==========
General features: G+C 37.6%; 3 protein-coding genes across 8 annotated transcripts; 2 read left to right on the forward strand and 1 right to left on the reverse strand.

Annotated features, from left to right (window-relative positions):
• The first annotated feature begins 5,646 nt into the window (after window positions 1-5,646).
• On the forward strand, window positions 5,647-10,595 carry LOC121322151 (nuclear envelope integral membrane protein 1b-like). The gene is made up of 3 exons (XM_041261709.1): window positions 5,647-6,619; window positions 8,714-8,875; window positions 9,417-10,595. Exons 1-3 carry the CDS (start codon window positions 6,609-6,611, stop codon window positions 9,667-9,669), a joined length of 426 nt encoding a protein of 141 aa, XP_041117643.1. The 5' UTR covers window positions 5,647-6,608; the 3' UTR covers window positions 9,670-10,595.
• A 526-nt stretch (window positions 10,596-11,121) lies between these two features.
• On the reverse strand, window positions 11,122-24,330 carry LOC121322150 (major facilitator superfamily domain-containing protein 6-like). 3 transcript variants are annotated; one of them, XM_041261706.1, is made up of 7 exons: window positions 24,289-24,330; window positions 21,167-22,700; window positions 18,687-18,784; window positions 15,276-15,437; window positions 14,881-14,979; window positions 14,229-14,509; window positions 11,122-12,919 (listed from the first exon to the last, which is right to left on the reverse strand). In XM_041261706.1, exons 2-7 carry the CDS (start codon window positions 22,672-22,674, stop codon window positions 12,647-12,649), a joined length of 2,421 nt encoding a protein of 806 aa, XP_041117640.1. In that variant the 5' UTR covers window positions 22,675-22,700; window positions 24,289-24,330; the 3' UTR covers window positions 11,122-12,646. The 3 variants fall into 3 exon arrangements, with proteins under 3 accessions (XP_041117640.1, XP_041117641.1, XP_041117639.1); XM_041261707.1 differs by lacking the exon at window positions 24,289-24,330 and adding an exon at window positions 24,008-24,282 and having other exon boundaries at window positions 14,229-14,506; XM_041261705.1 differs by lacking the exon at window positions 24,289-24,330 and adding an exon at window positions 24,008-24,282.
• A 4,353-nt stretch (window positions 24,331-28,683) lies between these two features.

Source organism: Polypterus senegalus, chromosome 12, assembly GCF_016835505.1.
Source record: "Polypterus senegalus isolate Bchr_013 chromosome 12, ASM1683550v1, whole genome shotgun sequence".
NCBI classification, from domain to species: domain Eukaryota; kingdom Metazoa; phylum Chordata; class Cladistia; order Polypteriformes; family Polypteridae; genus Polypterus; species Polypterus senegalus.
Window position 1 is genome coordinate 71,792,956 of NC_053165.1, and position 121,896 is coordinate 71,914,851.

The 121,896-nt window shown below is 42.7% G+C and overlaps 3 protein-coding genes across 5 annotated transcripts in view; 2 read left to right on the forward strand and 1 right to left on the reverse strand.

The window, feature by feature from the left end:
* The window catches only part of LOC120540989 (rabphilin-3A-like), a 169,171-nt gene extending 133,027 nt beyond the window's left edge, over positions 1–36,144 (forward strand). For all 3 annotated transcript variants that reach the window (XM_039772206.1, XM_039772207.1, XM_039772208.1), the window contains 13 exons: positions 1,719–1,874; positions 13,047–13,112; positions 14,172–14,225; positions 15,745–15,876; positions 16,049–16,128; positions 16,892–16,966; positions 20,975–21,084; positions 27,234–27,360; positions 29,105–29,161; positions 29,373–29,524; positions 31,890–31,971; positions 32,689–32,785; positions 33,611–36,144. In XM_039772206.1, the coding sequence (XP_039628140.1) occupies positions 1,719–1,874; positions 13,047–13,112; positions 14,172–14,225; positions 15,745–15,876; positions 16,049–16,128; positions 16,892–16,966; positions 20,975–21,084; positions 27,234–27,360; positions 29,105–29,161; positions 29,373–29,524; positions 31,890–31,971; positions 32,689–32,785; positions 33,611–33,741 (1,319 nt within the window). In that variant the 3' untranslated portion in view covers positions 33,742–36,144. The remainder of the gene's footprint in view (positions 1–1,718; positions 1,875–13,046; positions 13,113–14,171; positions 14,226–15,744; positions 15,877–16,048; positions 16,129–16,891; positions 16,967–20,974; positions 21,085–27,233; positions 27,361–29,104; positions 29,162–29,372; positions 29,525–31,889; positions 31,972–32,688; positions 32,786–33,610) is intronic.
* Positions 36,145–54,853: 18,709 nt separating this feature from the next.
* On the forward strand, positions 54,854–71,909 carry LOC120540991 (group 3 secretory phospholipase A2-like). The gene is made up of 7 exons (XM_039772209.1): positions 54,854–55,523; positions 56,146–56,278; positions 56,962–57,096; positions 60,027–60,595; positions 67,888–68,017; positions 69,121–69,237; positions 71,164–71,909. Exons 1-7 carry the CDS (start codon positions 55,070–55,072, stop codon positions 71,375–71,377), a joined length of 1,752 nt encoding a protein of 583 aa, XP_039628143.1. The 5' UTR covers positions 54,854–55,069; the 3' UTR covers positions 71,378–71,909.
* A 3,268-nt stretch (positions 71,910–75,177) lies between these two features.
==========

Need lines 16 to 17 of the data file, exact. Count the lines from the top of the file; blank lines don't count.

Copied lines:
* On the forward strand, positions 54,854–71,909 carry LOC120540991 (group 3 secretory phospholipase A2-like). The gene is made up of 7 exons (XM_039772209.1): positions 54,854–55,523; positions 56,146–56,278; positions 56,962–57,096; positions 60,027–60,595; positions 67,888–68,017; positions 69,121–69,237; positions 71,164–71,909. Exons 1-7 carry the CDS (start codon positions 55,070–55,072, stop codon positions 71,375–71,377), a joined length of 1,752 nt encoding a protein of 583 aa, XP_039628143.1. The 5' UTR covers positions 54,854–55,069; the 3' UTR covers positions 71,378–71,909.
* A 3,268-nt stretch (positions 71,910–75,177) lies between these two features.